Julie Peachey

Success at Scale: How CARD Bank activated 480,000 poor savers in the Philippines

Grameen Foundation just wrapped up a 4-year project funded by the Bill & Melinda Gates Foundation, in which we worked with CARD Bank in the Philippines to provide access to secure, accessible and convenient savings accounts targeted to the poor. There is lots of talk in the financial inclusion space about partnerships, innovation and getting to scale. By those measures, we feel like this project was a success on all counts – we opened 480,000 new active savings accounts and created the infrastructure for implementation of mobile financial services, while completing a holistic transformation with our partner to ensure a sustainable program.

First, this was a true partnership between CARD and Grameen Foundation. We had full-time staff on the ground working at CARD’s head office, allowing us to be intimately involved in leading change in the organization and heading off challenges as they arose. Grameen Foundation brought in consultants and provided project management and technical assistance, with a “lead, shadow, follow” approach for knowledge and skill transfer to CARD staff. CARD made it clear from the beginning that they were “owning” this work, and they ensured that all parts of the organization were engaged to make it work. Throughout the four years, there were lots of conversations (sometimes tough ones), plenty of give and take, and regular efforts to get back on track from both sides.

Second, the work we did together was truly innovative. When we started at CARD four years ago, we used a fairly traditional market research and product development approach. We listened to client needs throughout the process of introducing two new savings products. We created new staff roles specific to savings, which enabled a new deposit pick-up service. Two electronic delivery channels were created – ATMs for withdrawals and mobile financial services for all customer transactions. But when we saw that clients were opening accounts, but not necessarily using them or building balances, we piloted some interventions based on behavioral economics principles to change client behavior. We prompted clients to think about why they were saving, decide how much they wanted to save and what they could afford to put aside, and plan how they were going to reach their savings goals. Results indicated these interventions were successful in getting clients to use the accounts, make larger deposits and maintain higher balances.

Tagkawayan savings caravanThere is a lot of attention focused now on human-centered design for new products. Grameen Foundation is doing some exciting work in this area, but we believe that innovation is not just sexy product design work. At CARD, we also set up a marketing department where there had been none before. This was marketing with a capital M, i.e. strategic. We revisited the branding and value proposition of all of the savings products, and created materials that clearly communicated this to clients. We implemented clever ideas and events for client education, including a “savings caravan” and a new mascot that appealed to children as well as adults. We also had to figure out how to most effectively train and incentivize the CARD staff to focus on savings, ensuring high standards of customer service.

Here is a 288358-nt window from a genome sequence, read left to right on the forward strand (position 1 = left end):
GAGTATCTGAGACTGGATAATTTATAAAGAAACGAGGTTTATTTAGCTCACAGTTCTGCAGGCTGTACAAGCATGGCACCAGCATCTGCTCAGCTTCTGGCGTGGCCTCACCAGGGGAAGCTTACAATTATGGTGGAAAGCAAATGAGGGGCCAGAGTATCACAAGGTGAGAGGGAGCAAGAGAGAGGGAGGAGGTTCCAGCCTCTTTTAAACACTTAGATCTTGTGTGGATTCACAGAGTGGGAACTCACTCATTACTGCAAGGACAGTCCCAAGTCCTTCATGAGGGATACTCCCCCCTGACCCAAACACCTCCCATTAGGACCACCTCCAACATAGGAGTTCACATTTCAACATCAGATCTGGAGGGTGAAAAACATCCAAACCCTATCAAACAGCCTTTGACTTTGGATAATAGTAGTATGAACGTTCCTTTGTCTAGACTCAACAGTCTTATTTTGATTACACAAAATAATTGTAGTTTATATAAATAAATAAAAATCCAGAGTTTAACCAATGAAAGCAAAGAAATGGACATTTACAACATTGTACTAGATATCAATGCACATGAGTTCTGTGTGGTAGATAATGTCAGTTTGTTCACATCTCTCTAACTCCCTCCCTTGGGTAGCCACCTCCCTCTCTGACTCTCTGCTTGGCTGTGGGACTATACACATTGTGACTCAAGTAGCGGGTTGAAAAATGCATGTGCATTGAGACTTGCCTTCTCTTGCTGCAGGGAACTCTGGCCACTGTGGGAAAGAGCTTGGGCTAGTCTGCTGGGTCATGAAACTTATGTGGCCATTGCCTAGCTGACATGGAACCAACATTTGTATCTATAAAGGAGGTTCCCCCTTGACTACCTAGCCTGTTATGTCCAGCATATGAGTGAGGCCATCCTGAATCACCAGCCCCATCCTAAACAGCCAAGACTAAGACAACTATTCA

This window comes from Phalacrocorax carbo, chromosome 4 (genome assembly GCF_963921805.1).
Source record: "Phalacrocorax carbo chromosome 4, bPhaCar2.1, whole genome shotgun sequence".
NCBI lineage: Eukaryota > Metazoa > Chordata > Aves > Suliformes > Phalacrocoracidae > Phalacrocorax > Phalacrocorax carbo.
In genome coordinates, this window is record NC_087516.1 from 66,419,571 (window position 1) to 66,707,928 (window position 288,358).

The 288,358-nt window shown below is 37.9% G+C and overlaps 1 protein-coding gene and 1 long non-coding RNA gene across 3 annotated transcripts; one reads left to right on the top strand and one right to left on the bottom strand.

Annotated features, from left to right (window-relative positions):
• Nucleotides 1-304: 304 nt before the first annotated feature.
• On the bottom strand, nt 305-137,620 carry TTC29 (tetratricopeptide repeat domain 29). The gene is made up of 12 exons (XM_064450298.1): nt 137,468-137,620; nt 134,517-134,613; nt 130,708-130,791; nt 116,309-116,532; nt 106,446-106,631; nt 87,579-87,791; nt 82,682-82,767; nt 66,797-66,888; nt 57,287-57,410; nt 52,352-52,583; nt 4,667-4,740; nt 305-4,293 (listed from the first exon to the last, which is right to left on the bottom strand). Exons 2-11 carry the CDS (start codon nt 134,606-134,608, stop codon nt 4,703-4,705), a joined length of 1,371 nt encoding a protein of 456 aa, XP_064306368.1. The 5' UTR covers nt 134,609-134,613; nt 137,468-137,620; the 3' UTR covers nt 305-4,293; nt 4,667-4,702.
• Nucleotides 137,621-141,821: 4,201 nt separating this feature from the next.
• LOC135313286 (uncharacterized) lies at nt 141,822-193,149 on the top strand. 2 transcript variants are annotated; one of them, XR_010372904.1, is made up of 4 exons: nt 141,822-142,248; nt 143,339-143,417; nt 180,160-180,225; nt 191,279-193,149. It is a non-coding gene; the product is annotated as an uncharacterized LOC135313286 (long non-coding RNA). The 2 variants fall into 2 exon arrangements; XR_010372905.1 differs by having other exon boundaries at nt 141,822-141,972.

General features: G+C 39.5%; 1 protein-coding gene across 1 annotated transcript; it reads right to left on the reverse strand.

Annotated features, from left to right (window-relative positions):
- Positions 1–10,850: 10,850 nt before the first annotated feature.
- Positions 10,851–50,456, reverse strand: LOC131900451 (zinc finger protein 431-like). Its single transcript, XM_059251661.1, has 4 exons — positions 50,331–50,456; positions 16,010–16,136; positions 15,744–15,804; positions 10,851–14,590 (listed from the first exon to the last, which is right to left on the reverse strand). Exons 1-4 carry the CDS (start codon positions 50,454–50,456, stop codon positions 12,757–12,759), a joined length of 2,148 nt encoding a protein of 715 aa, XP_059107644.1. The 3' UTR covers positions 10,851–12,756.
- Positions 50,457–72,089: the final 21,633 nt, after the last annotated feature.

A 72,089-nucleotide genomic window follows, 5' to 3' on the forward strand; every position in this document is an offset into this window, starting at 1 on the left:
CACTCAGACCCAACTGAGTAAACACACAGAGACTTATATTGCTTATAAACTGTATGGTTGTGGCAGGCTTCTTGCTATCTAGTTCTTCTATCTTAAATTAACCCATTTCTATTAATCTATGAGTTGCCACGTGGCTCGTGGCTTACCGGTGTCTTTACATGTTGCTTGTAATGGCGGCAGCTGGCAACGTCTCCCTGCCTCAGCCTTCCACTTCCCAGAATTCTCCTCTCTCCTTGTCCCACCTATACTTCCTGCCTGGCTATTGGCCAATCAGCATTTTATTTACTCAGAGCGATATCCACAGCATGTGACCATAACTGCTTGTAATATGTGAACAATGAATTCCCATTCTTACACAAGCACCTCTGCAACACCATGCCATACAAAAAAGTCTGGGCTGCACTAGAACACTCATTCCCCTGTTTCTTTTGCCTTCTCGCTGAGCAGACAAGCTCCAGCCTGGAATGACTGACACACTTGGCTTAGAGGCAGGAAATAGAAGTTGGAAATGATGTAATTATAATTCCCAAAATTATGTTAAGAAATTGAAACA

Left: a “savings caravan” in Tagkawayan)

On the management side, we iterated to find the best way to bring field staff and head office team together on a monthly basis to review product performance and implementation challenges, not only during our pilot, but well into the roll-out of the product across the country. CARD reviewed product performance in a deeper way than ever before, including analysis of savings behavior by poverty level of its clients. There were multiple and continual feedback loops that drove the team to tweak not just the products, but the work of all organizational focus areas needed to support savings mobilization. When decision-making got complicated, and one small change related to one product or process could easily impact another, we created a “Savings Committee” to ensure that an interdisciplinary team was reviewing and approving such decisions.

So, what was the result of all of this? We got over 480,000 savings accounts designed specifically for the poor into their hands and being used. These numbers will continue to increase as CARD completes the roll-out of one of its new products, and moves to the next phase of its mobile financial services pilot. Not long ago, this blog post indicated that the Philippines’ microfinance industry is experiencing a dramatic surge in savings balances. We believe the savings emphasis at CARD Bank, which provides 34 percent of the Philippines’ microfinance services, is one of the drivers that pushed savings balances to overtake loans in the Philippines. Now that’s scale.

Julie Peachey directs Grameen Foundation’s social performance management activities across the organization.

behavioral economics, savings